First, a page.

Thor's China Diary

A Red, Black & White Culture
[see the end of the article for a comment from the Korean perspective]

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 Red, crimson red, is much favoured in the Chinese universe. It goes with weddings (the bride's dress), and New Year. HB suggests to me that it was the colour associated with births of both human babies and animals, traditionally occurring in the springtime. The slender ladies in dresses slit to the thigh, who inveigle passers by and guests in lush restaurants, also go for crimson in a big way.

So I wondered just how important colour was to the Chinese world view. My two well cultured informants have been unanimous for once. Colour has never counted for much in China. It is not rich in symbolism. This then is a major difference with many of the world's cultures, and the reasons might make for some fascinating anthropological study. Perhaps Chinese indifference to colour is related to a popular indifference to artistic creativity in some way. Curiously, bookshops all have sections devoted to learning to draw, but the outcomes are nowhere to be seen.

Although the Chinese themselves would hotly dispute it, my own feeling is that Chinese art and craft, taken overall, has remained undeveloped and unsophisticated. It certainly does not loom large in the popular consciousness of central China at least. In today's culture, in Wuhan, original tasteful and skilled craftwork or painting is extremely difficult to find. The single artistic activity that attracts a fairly wide following is calligraphy. That choice is significant. Calligraphy involves the reproduction of formal symbols in a medium that is exclusively black & white.

Western cultural guides to China have always told me that white was the colour of death. HB pulls a face. Well, yeah, in some places. Long ago there was a king in Shandong who, when he died, was mourned by his son in black. Thereafter black was the colour of mourning in Shandong, and after some time, also in various other provinces. It even varies from town to town. In his hometown, HB says, a son will wear a black arm band on the passing of his father, but the grandson will wear red. In another town the armbands might be white.

Red, white and black seemed to exhaust the intuitions of my informants; (but see another view, from a twenty year-old woman, Rebecca, on this site also). I am reminded of some culture groups in New Guinea who have no counting system above three. XF fishes in her memory, and suggests that "red eyes" indicate jealousy. Also "the red way" is presented publicly as "the good (official) way", while "the black way" is against the good.

Whatever the symbolic significance of colours, travelers who are visually sensitive will often remember a part of the world for particular qualities of light and hue. Australia is well known to painters for its "hard" light for example. Hard light is certainly not a feature of the Chinese landscape: at its best (especially very early in the morning) it is a misty, soft-focus world of winter-bare avenues of trees and spindly silhouettes of figures on black bicycles. The man-made world is rather ruder in its impact. Dirt-grey buildings, dirt-grey skies, grubby facades of rust-streaked white or pink mozaic tiles (favoured instead of paint), advertizing hoardings in blunt, primary colours. The taxis are universally dark red in Wuhan, and almost all trucks a bright, solid blue. In fact, if communism & government services have a colour in my mind now, it is this solid, faceless blue.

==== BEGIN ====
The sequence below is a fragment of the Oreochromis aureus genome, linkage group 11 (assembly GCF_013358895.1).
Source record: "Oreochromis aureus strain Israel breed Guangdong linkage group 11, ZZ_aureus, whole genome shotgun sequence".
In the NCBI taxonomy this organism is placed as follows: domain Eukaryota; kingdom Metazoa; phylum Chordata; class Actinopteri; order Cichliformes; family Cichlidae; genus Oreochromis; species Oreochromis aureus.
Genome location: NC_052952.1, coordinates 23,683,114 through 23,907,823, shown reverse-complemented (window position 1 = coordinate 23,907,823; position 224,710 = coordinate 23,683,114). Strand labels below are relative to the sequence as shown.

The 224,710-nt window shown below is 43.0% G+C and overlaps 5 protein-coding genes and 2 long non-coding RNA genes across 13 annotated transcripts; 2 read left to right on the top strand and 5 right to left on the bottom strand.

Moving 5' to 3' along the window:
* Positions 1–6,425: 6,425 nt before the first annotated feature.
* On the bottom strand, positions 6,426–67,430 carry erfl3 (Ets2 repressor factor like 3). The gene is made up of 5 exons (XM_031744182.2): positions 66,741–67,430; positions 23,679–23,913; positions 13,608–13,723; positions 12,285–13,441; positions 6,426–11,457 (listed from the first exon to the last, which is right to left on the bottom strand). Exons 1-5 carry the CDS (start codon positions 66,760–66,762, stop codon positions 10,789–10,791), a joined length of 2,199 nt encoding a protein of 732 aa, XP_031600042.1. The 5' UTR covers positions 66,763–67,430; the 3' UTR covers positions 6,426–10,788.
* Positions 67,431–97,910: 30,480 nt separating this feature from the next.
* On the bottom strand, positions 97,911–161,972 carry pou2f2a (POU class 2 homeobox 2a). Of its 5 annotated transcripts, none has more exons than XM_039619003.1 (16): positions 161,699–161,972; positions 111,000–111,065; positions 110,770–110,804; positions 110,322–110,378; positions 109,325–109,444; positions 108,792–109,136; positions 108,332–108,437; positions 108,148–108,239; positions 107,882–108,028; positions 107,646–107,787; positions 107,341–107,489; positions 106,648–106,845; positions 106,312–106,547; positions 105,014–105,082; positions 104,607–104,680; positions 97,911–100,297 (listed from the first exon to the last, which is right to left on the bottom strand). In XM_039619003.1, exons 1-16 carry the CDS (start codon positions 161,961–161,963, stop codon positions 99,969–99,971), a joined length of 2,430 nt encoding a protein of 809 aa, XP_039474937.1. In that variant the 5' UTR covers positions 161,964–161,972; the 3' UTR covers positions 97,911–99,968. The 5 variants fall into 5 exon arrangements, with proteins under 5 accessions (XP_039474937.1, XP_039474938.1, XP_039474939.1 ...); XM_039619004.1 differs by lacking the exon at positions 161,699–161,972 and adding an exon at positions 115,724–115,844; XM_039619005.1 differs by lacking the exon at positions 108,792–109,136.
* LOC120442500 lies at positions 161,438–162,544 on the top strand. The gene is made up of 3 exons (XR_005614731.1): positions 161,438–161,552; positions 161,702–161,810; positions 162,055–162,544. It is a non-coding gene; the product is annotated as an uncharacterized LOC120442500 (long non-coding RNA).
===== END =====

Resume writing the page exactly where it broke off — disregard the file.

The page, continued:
Yes, there is green in the place too, the green of trees, and a surprising number of them (especially in the academic districts). Before coming to China I had formed this image of a land almost stripped of trees under the impact of Mao-madness and population pressure. In huge tracts of uninhabitable mountains however there are still great forests, and in the more enlightened urban districts trees are finding their way back. It is true that whole areas of Wuhan, the industrial wastelands, are almost denuded, and in such places the desolation is at its bleakest. Maybe we have a race-memory of swinging through the trees. Like the sea, natural vegetation is balm to the soul. It may even happen that as the visual universe of Chinese cities re-civilizes with trees and parks and flowers, then a feeling for the moods of colour will re-enter into the Chinese world-view.

Korean postscript : an Australian artist, Andrew Marley, working in Busan, South Korea makes this observation : ".. here they have a totally different colour theory based on  direction: North - black, South - red. North - death/winter, South - red/vibrant. East - green/blue, youth/Spring. West - autumn/harvest, white. The center, gold, represents the king. The center is a direction in itself ..." [Andrew Marley, interviewed in The Beat, Issue 6, January 2003].

"A Red, Black & White Culture" copyrighted to Thor May 1999; all rights reserved

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